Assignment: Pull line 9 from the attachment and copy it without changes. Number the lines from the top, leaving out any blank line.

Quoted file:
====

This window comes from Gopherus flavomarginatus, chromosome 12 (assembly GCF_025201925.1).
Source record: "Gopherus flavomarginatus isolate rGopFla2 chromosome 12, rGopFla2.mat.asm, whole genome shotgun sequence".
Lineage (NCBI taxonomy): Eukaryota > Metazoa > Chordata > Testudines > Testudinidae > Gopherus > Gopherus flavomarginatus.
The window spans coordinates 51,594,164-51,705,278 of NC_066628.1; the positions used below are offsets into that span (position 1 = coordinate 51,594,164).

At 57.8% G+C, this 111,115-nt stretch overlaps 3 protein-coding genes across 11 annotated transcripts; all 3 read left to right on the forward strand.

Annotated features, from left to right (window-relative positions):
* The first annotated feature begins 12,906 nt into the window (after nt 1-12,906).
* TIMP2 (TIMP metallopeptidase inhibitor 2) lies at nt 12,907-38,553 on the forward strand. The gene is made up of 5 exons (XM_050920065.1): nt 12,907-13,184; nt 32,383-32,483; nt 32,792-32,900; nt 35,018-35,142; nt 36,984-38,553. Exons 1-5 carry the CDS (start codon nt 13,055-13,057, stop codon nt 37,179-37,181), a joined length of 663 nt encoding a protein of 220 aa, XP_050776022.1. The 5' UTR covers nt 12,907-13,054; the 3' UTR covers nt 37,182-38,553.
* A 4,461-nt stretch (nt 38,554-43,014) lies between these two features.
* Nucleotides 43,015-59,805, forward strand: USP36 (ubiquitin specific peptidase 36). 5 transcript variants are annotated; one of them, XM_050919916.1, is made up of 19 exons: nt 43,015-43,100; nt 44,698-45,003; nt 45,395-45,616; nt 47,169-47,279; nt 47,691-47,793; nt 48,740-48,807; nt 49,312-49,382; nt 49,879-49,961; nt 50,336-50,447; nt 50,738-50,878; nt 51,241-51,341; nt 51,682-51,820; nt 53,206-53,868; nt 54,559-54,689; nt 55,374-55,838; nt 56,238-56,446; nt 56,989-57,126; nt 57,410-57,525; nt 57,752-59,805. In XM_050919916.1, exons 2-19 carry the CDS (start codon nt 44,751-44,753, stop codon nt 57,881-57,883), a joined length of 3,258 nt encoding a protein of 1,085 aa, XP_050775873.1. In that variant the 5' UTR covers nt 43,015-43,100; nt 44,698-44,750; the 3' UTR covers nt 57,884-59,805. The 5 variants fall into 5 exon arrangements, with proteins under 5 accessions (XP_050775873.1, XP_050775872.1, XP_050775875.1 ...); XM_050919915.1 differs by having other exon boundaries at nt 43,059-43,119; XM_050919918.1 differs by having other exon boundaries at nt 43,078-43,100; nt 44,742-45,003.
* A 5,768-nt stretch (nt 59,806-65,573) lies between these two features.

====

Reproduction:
* A 4,461-nt stretch (nt 38,554-43,014) lies between these two features.